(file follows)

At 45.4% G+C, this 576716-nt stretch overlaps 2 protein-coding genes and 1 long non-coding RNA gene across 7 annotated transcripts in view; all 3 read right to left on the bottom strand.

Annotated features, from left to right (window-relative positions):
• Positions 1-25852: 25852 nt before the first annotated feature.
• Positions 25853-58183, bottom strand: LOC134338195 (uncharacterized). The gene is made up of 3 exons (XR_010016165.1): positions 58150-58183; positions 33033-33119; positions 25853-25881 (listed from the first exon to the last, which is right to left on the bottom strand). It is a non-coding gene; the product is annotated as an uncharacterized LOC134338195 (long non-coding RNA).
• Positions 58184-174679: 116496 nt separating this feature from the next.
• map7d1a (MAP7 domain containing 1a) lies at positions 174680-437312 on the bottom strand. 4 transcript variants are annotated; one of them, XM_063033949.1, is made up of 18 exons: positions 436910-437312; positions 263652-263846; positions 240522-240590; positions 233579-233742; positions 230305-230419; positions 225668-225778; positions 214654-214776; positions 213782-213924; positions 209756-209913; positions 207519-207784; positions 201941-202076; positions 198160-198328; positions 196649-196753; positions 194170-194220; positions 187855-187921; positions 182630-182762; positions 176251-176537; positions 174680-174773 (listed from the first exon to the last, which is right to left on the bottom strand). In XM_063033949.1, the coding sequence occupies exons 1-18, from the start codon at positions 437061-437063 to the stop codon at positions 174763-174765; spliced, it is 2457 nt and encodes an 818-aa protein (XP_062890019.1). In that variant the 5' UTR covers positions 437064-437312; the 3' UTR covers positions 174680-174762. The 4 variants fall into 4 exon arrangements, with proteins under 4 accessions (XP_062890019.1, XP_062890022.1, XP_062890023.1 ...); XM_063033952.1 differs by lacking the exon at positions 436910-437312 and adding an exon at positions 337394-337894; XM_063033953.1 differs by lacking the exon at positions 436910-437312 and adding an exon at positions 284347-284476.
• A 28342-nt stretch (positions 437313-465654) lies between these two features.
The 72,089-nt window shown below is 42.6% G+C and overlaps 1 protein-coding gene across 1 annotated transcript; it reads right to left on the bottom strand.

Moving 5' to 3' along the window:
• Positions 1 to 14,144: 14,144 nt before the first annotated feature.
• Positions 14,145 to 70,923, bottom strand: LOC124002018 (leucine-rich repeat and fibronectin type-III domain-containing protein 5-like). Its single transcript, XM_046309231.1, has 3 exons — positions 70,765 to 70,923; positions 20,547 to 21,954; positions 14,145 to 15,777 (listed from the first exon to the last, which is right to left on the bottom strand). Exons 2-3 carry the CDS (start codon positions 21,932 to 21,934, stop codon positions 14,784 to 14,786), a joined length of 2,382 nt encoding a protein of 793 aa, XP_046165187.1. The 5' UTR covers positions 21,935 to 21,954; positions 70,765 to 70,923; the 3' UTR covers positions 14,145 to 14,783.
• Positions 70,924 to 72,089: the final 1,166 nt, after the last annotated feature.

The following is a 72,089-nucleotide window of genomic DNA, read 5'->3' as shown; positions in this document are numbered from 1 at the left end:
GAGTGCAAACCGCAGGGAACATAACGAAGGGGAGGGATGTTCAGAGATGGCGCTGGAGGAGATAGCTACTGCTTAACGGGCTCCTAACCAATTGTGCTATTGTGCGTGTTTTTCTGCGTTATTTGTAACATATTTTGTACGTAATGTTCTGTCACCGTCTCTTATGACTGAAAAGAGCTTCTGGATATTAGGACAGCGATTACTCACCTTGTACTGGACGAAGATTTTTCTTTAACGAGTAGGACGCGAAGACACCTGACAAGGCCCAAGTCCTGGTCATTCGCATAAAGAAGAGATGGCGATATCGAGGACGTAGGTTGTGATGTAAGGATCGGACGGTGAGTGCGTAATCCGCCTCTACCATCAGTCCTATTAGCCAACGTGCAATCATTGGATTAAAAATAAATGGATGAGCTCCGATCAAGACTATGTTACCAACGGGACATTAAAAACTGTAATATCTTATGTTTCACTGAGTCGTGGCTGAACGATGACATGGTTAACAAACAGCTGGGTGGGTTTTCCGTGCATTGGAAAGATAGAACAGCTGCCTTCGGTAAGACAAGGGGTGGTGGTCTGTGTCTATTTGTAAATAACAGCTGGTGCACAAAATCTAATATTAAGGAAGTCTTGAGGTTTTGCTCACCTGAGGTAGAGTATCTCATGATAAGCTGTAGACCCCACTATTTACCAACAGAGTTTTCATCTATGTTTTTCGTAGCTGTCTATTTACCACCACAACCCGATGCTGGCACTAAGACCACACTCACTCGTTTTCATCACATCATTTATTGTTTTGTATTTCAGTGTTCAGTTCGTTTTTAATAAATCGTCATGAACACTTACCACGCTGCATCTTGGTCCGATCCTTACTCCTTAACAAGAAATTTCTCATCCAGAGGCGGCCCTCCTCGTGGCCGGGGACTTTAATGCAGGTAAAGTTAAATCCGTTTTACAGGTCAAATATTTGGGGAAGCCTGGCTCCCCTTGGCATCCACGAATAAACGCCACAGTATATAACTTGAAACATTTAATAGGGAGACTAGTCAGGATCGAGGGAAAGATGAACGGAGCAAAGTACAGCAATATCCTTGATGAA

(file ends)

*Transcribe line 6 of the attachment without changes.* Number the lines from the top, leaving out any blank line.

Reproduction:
• map7d1a (MAP7 domain containing 1a) lies at positions 174680-437312 on the bottom strand. 4 transcript variants are annotated; one of them, XM_063033949.1, is made up of 18 exons: positions 436910-437312; positions 263652-263846; positions 240522-240590; positions 233579-233742; positions 230305-230419; positions 225668-225778; positions 214654-214776; positions 213782-213924; positions 209756-209913; positions 207519-207784; positions 201941-202076; positions 198160-198328; positions 196649-196753; positions 194170-194220; positions 187855-187921; positions 182630-182762; positions 176251-176537; positions 174680-174773 (listed from the first exon to the last, which is right to left on the bottom strand). In XM_063033949.1, the coding sequence occupies exons 1-18, from the start codon at positions 437061-437063 to the stop codon at positions 174763-174765; spliced, it is 2457 nt and encodes an 818-aa protein (XP_062890019.1). In that variant the 5' UTR covers positions 437064-437312; the 3' UTR covers positions 174680-174762. The 4 variants fall into 4 exon arrangements, with proteins under 4 accessions (XP_062890019.1, XP_062890022.1, XP_062890023.1 ...); XM_063033952.1 differs by lacking the exon at positions 436910-437312 and adding an exon at positions 337394-337894; XM_063033953.1 differs by lacking the exon at positions 436910-437312 and adding an exon at positions 284347-284476.